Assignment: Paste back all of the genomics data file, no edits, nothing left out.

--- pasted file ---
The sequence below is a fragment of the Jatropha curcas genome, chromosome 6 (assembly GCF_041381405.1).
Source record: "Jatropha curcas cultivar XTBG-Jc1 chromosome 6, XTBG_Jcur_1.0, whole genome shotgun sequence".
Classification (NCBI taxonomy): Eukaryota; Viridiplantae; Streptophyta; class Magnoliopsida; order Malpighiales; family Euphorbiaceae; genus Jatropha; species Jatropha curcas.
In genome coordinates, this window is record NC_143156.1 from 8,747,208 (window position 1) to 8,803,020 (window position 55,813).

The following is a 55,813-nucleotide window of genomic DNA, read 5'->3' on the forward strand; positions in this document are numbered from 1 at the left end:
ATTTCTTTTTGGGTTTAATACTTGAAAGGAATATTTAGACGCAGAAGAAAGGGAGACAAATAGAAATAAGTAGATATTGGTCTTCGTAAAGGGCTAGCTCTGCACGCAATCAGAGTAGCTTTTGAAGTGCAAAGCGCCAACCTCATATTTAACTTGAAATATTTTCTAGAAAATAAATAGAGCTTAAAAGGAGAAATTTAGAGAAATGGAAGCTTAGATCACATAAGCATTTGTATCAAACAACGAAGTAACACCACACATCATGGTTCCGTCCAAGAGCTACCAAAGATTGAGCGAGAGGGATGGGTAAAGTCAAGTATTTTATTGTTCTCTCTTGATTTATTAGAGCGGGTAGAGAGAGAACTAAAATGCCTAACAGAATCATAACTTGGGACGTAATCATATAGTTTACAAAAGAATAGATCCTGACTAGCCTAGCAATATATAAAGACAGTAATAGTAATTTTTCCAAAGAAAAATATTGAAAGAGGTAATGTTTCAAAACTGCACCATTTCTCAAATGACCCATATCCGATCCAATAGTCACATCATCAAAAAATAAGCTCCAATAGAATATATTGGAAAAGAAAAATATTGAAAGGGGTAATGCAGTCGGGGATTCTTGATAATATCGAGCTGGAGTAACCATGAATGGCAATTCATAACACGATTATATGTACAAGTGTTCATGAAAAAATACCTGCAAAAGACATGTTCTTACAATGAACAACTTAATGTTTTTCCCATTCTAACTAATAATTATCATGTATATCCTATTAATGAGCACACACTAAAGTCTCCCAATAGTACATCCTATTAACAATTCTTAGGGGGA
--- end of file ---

The sequence below is a fragment of the Jatropha curcas genome, chromosome 6 (assembly GCF_041381405.1).
Source record: "Jatropha curcas cultivar XTBG-Jc1 chromosome 6, XTBG_Jcur_1.0, whole genome shotgun sequence".
Classification (NCBI taxonomy): Eukaryota; Viridiplantae; Streptophyta; class Magnoliopsida; order Malpighiales; family Euphorbiaceae; genus Jatropha; species Jatropha curcas.
In genome coordinates, this window is record NC_143156.1 from 8,747,208 (window position 1) to 8,803,020 (window position 55,813).

The following is a 55,813-nucleotide window of genomic DNA, read 5'->3' on the forward strand; positions in this document are numbered from 1 at the left end:
ATTTCTTTTTGGGTTTAATACTTGAAAGGAATATTTAGACGCAGAAGAAAGGGAGACAAATAGAAATAAGTAGATATTGGTCTTCGTAAAGGGCTAGCTCTGCACGCAATCAGAGTAGCTTTTGAAGTGCAAAGCGCCAACCTCATATTTAACTTGAAATATTTTCTAGAAAATAAATAGAGCTTAAAAGGAGAAATTTAGAGAAATGGAAGCTTAGATCACATAAGCATTTGTATCAAACAACGAAGTAACACCACACATCATGGTTCCGTCCAAGAGCTACCAAAGATTGAGCGAGAGGGATGGGTAAAGTCAAGTATTTTATTGTTCTCTCTTGATTTATTAGAGCGGGTAGAGAGAGAACTAAAATGCCTAACAGAATCATAACTTGGGACGTAATCATATAGTTTACAAAAGAATAGATCCTGACTAGCCTAGCAATATATAAAGACAGTAATAGTAATTTTTCCAAAGAAAAATATTGAAAGAGGTAATGTTTCAAAACTGCACCATTTCTCAAATGACCCATATCCGATCCAATAGTCACATCATCAAAAAATAAGCTCCAATAGAATATATTGGAAAAGAAAAATATTGAAAGGGGTAATGCAGTCGGGGATTCTTGATAATATCGAGCTGGAGTAACCATGAATGGCAATTCATAACACGATTATATGTACAAGTGTTCATGAAAAAATACCTGCAAAAGACATGTTCTTACAATGAACAACTTAATGTTTTTCCCATTCTAACTAATAATTATCATGTATATCCTATTAATGAGCACACACTAAAGTCTCCCAATAGTACATCCTATTAACAATTCTTAGGGGGA